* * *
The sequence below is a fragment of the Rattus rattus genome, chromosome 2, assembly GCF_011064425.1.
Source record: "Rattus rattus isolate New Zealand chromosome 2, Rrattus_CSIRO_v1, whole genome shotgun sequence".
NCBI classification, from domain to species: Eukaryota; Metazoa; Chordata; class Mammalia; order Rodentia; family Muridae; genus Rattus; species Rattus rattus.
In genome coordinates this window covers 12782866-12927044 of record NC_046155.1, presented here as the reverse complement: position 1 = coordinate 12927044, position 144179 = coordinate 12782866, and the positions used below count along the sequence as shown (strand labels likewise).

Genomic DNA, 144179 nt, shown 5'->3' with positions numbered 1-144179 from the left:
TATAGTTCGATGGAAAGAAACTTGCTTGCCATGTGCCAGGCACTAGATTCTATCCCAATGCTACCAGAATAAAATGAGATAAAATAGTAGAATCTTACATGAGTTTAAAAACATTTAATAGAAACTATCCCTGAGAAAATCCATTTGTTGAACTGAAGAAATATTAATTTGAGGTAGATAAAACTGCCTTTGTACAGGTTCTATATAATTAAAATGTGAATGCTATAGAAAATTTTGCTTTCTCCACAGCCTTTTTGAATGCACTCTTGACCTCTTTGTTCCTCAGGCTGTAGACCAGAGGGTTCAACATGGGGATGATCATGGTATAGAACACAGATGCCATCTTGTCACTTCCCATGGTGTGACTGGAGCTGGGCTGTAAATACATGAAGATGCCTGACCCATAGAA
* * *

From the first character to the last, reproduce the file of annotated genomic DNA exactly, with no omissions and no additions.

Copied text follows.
The sequence below is a fragment of the Rattus rattus genome, chromosome 2, assembly GCF_011064425.1.
Source record: "Rattus rattus isolate New Zealand chromosome 2, Rrattus_CSIRO_v1, whole genome shotgun sequence".
NCBI classification, from domain to species: Eukaryota; Metazoa; Chordata; class Mammalia; order Rodentia; family Muridae; genus Rattus; species Rattus rattus.
In genome coordinates this window covers 12782866-12927044 of record NC_046155.1, presented here as the reverse complement: position 1 = coordinate 12927044, position 144179 = coordinate 12782866, and the positions used below count along the sequence as shown (strand labels likewise).

Genomic DNA, 144179 nt, shown 5'->3' with positions numbered 1-144179 from the left:
TATAGTTCGATGGAAAGAAACTTGCTTGCCATGTGCCAGGCACTAGATTCTATCCCAATGCTACCAGAATAAAATGAGATAAAATAGTAGAATCTTACATGAGTTTAAAAACATTTAATAGAAACTATCCCTGAGAAAATCCATTTGTTGAACTGAAGAAATATTAATTTGAGGTAGATAAAACTGCCTTTGTACAGGTTCTATATAATTAAAATGTGAATGCTATAGAAAATTTTGCTTTCTCCACAGCCTTTTTGAATGCACTCTTGACCTCTTTGTTCCTCAGGCTGTAGACCAGAGGGTTCAACATGGGGATGATCATGGTATAGAACACAGATGCCATCTTGTCACTTCCCATGGTGTGACTGGAGCTGGGCTGTAAATACATGAAGATGCCTGACCCATAGAA